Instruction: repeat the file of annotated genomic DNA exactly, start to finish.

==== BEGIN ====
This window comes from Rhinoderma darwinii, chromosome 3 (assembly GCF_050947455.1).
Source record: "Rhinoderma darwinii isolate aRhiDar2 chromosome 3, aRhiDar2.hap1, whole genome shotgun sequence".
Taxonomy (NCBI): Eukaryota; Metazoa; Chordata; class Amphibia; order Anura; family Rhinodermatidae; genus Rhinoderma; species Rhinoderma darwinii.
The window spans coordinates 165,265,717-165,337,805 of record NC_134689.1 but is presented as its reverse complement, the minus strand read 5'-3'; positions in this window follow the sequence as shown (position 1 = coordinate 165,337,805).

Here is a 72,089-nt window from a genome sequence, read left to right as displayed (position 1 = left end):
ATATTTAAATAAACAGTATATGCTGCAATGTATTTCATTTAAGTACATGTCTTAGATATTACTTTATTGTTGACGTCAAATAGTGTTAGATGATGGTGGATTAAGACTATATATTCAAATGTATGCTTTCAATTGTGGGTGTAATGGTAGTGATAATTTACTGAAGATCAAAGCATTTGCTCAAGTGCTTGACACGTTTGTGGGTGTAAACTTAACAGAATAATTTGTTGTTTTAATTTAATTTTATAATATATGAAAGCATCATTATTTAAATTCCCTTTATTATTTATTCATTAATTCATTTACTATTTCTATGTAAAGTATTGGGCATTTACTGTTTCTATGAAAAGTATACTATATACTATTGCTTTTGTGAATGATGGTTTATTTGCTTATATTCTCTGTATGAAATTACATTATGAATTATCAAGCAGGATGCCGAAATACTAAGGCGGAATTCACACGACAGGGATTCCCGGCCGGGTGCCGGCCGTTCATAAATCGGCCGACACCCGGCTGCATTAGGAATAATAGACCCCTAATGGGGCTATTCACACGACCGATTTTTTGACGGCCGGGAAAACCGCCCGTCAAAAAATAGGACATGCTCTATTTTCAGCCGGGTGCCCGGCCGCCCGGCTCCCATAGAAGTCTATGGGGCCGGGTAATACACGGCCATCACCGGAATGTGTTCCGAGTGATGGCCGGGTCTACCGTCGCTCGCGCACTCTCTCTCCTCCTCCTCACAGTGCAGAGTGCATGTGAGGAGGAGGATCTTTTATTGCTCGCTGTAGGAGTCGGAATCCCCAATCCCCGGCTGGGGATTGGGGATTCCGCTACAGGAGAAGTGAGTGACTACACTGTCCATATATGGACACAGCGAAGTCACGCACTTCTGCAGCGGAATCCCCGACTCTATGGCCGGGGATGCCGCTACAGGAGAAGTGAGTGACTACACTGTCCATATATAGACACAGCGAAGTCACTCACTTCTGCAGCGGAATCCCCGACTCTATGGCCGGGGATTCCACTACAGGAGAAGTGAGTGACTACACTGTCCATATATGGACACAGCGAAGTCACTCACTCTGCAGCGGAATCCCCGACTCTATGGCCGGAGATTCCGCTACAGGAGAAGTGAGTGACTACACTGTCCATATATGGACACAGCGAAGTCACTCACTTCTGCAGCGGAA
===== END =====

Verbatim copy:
This window comes from Rhinoderma darwinii, chromosome 3 (assembly GCF_050947455.1).
Source record: "Rhinoderma darwinii isolate aRhiDar2 chromosome 3, aRhiDar2.hap1, whole genome shotgun sequence".
Taxonomy (NCBI): Eukaryota; Metazoa; Chordata; class Amphibia; order Anura; family Rhinodermatidae; genus Rhinoderma; species Rhinoderma darwinii.
The window spans coordinates 165,265,717-165,337,805 of record NC_134689.1 but is presented as its reverse complement, the minus strand read 5'-3'; positions in this window follow the sequence as shown (position 1 = coordinate 165,337,805).

Here is a 72,089-nt window from a genome sequence, read left to right as displayed (position 1 = left end):
ATATTTAAATAAACAGTATATGCTGCAATGTATTTCATTTAAGTACATGTCTTAGATATTACTTTATTGTTGACGTCAAATAGTGTTAGATGATGGTGGATTAAGACTATATATTCAAATGTATGCTTTCAATTGTGGGTGTAATGGTAGTGATAATTTACTGAAGATCAAAGCATTTGCTCAAGTGCTTGACACGTTTGTGGGTGTAAACTTAACAGAATAATTTGTTGTTTTAATTTAATTTTATAATATATGAAAGCATCATTATTTAAATTCCCTTTATTATTTATTCATTAATTCATTTACTATTTCTATGTAAAGTATTGGGCATTTACTGTTTCTATGAAAAGTATACTATATACTATTGCTTTTGTGAATGATGGTTTATTTGCTTATATTCTCTGTATGAAATTACATTATGAATTATCAAGCAGGATGCCGAAATACTAAGGCGGAATTCACACGACAGGGATTCCCGGCCGGGTGCCGGCCGTTCATAAATCGGCCGACACCCGGCTGCATTAGGAATAATAGACCCCTAATGGGGCTATTCACACGACCGATTTTTTGACGGCCGGGAAAACCGCCCGTCAAAAAATAGGACATGCTCTATTTTCAGCCGGGTGCCCGGCCGCCCGGCTCCCATAGAAGTCTATGGGGCCGGGTAATACACGGCCATCACCGGAATGTGTTCCGAGTGATGGCCGGGTCTACCGTCGCTCGCGCACTCTCTCTCCTCCTCCTCACAGTGCAGAGTGCATGTGAGGAGGAGGATCTTTTATTGCTCGCTGTAGGAGTCGGAATCCCCAATCCCCGGCTGGGGATTGGGGATTCCGCTACAGGAGAAGTGAGTGACTACACTGTCCATATATGGACACAGCGAAGTCACGCACTTCTGCAGCGGAATCCCCGACTCTATGGCCGGGGATGCCGCTACAGGAGAAGTGAGTGACTACACTGTCCATATATAGACACAGCGAAGTCACTCACTTCTGCAGCGGAATCCCCGACTCTATGGCCGGGGATTCCACTACAGGAGAAGTGAGTGACTACACTGTCCATATATGGACACAGCGAAGTCACTCACTCTGCAGCGGAATCCCCGACTCTATGGCCGGAGATTCCGCTACAGGAGAAGTGAGTGACTACACTGTCCATATATGGACACAGCGAAGTCACTCACTTCTGCAGCGGAA